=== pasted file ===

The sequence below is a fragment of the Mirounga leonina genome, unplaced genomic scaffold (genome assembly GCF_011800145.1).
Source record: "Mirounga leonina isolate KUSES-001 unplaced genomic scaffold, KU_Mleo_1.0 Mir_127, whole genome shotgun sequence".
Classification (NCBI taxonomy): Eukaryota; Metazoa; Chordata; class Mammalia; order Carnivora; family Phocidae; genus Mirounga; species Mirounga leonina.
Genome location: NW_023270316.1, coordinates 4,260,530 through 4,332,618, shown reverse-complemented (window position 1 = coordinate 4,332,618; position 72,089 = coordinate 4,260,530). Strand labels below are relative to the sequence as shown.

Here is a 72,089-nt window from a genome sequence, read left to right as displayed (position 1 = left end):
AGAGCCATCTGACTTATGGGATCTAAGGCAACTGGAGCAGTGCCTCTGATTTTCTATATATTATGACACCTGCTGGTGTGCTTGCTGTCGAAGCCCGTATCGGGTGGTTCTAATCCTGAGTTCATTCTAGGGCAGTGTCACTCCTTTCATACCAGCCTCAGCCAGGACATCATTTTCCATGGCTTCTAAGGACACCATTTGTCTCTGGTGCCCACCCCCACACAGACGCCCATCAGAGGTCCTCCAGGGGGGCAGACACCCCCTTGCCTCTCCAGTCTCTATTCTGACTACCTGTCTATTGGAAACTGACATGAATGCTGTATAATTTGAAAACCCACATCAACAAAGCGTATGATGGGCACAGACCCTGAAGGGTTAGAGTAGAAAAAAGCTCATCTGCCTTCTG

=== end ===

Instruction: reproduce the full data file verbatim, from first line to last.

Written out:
The sequence below is a fragment of the Mirounga leonina genome, unplaced genomic scaffold (genome assembly GCF_011800145.1).
Source record: "Mirounga leonina isolate KUSES-001 unplaced genomic scaffold, KU_Mleo_1.0 Mir_127, whole genome shotgun sequence".
Classification (NCBI taxonomy): Eukaryota; Metazoa; Chordata; class Mammalia; order Carnivora; family Phocidae; genus Mirounga; species Mirounga leonina.
Genome location: NW_023270316.1, coordinates 4,260,530 through 4,332,618, shown reverse-complemented (window position 1 = coordinate 4,332,618; position 72,089 = coordinate 4,260,530). Strand labels below are relative to the sequence as shown.

Here is a 72,089-nt window from a genome sequence, read left to right as displayed (position 1 = left end):
AGAGCCATCTGACTTATGGGATCTAAGGCAACTGGAGCAGTGCCTCTGATTTTCTATATATTATGACACCTGCTGGTGTGCTTGCTGTCGAAGCCCGTATCGGGTGGTTCTAATCCTGAGTTCATTCTAGGGCAGTGTCACTCCTTTCATACCAGCCTCAGCCAGGACATCATTTTCCATGGCTTCTAAGGACACCATTTGTCTCTGGTGCCCACCCCCACACAGACGCCCATCAGAGGTCCTCCAGGGGGGCAGACACCCCCTTGCCTCTCCAGTCTCTATTCTGACTACCTGTCTATTGGAAACTGACATGAATGCTGTATAATTTGAAAACCCACATCAACAAAGCGTATGATGGGCACAGACCCTGAAGGGTTAGAGTAGAAAAAAGCTCATCTGCCTTCTG